Employers today often demand more of their employees' time, but in the New York Times' "The Upshot," Claire Cain Miller writes that medicine has evolved in ways that's allowed it to become "a stealth family-friendly profession"—a viewpoint that many female physicians are pushing back on.
A newfound flexibility
In some ways, what's traditionally been an extremely demanding profession is becoming more flexible, in part because of changes in the physician market, according to Miller.
In the past, it was more common for doctors to own a private practice and see patients whenever they got sick, Miller writes. Today, however, the majority of doctors work for large group practices or hospitals where their hours are far more predictable and there's more flexibility in when physicians work, Miller reports. She cites data from the American Medical Association that found 70% of doctors under 40 are employees rather than owners.
As a result, Miller writes that women in medicine today are more likely than women with law degrees, doctorates, or business degrees to have children and to keep working once they become mothers.
Robert Wachter, chair of the department of medicine at the University of California, San Francisco, said, "New generations look at the work-life balance of older generations of physicians, and I think many of them say, 'I don't want that.'"
That flexibility is especially appealing to women, who now make up half of medical students, Miller writes. In fact, Miller cites research from Harvard University economist Claudia Goldin that's suggested flexible, predictable hours are the key to reducing gender gaps across professions.
Sara Gonzalez, a pediatrician in Massachusetts, works as a hospitalist in her hospital's ED, where she's able to work predictable shifts. She's also able to hand off patients to other doctors at the hospital, allowing her to handle anything that comes up with her one-year-old daughter when she's off work.
Another way female physicians are finding flexibility is by working part time, Miller writes.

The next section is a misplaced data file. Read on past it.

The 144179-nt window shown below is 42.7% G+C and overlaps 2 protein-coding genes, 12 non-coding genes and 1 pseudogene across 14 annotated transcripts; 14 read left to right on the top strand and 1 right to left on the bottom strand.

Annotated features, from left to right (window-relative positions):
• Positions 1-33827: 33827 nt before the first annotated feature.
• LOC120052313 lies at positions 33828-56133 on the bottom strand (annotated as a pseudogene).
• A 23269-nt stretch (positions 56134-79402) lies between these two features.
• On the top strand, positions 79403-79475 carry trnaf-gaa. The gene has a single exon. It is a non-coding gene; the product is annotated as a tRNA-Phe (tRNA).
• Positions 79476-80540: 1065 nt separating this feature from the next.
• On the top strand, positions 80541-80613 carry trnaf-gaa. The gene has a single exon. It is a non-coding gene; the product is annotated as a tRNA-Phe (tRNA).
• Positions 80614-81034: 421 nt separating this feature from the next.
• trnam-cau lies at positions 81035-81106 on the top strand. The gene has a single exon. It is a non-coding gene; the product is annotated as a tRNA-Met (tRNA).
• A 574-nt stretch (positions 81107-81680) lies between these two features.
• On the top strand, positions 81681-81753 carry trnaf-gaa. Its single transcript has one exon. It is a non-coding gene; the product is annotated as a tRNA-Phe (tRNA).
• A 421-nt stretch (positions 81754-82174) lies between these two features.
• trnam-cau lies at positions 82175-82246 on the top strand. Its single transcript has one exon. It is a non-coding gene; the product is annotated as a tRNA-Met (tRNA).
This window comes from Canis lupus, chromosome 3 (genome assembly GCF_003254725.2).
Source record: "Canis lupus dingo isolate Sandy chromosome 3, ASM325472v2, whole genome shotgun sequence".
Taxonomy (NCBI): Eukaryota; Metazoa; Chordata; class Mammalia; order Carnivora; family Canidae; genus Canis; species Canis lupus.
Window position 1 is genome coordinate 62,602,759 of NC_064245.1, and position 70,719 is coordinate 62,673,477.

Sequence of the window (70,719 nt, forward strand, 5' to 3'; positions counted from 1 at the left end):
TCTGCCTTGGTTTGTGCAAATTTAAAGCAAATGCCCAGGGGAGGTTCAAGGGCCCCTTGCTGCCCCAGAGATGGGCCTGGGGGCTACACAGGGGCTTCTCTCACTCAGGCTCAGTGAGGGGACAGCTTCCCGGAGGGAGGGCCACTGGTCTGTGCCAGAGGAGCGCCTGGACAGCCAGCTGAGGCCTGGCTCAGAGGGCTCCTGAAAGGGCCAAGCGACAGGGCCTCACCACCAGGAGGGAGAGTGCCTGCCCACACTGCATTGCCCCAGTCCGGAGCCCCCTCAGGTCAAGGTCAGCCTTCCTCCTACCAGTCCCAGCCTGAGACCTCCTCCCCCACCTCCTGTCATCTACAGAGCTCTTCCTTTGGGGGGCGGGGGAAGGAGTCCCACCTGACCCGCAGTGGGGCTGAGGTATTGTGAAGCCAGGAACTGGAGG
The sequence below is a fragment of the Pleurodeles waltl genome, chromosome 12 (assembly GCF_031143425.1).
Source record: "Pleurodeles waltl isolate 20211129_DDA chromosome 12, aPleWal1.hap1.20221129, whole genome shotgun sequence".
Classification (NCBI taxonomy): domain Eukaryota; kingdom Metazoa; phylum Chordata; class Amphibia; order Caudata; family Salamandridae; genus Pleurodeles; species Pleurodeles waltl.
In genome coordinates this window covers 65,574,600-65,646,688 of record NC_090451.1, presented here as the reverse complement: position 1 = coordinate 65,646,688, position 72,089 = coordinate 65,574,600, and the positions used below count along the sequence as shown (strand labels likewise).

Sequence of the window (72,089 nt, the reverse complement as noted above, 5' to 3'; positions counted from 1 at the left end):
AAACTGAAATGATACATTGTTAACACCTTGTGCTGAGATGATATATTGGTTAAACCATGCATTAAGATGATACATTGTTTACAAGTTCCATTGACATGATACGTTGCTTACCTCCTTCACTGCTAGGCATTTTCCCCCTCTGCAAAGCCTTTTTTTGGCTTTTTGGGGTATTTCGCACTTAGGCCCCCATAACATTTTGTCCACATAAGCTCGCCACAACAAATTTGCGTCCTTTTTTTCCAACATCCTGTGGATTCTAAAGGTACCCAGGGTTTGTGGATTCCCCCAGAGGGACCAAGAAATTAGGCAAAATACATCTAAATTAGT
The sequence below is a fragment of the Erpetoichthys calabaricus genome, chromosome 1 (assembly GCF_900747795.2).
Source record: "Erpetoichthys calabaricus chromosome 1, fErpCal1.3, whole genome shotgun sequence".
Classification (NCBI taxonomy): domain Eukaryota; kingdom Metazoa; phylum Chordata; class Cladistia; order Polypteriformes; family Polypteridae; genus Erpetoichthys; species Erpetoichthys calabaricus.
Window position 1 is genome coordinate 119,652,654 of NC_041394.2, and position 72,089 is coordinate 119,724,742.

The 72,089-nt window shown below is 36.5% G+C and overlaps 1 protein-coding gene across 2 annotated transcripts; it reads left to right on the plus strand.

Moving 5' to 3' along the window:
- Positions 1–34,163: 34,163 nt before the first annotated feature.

Yee-Yie Fogarty, 45, is a mother of four and a radiation oncologist who works 80% of full time and is paid 80% of what she'd be paid at a full-time load. "When I'm here four days a week, I feel I can work at 100% of my abilities," she said.
Compared with part-time workers in law, for instance, part-time doctors tend to be paid more proportionately to their full-time counterparts in law, Miller reports.
According to Miller, Goldin's research at Harvard has found there's financial benefits to working reduced hours in medicine as opposed to other professions. "While a part-time lawyer makes disproportionately less than a full-time one, doctors who work reduced schedules tend to be paid more proportionally," Miller writes.
Some specialties offer more flexibility—but at a cost
Some women are finding flexibility while still working full time by choosing specialties that have more predictable hours, Miller reports.
Research shows that women are more represented in specialties that have shorter hours and fewer emergencies, such as dermatology. Meanwhile, specialties that have higher weekly time demands, such as orthopedics, tend to have more male practitioners.
For instance, when Britni Hebert was a resident and learned she was having twins she decided to change her medical specialty from oncology to internal medicine and geriatrics.
However, that flexibility can come at a cost for women, Miller reports. Research has shown that specialties that are dominated by women see a drop in pay and prestige. In addition, Goldin's research has shown that part of the gender pay gap in medicine could stem from women reducing their hours earlier in their careers.
Aisha Haynie Smart, 41, a hospital medical director near Houston, noted, "There are so many sacrifices that women physicians make in order to remain in their careers, remain working, things that aren't taken into consideration when looking at how wonderful and flexible it can be."
Some female docs push back
After Miller's article was published some critics questioned whether the women profiled in it were actually paid fairly and able to practice to their full potential.
Some pointed out that the women in the article had to make trade-offs that their male counterparts never had to. For instance, in the article, Hebert acknowledged that, by changing her career as she did, she effectively halved her lifetime earnings.
Arghavan Salles, of Washington University in St. Louis and founder of Time's Up Healthcare, said the article's "cheery picture of work for women in medicine" was "very frustrating."
She added, "Compared to other workers, we are lucky to have options. But if the only way to have a family is to choose to be underemployed, that doesn't really sound 'family-friendly' to me."
Miriam Knoll, of Hackensack University Medical Center, said that actually making the field of medicine more family-friendly would be difficult, but a good first step would be to create a standard parental leave policy for medical residents.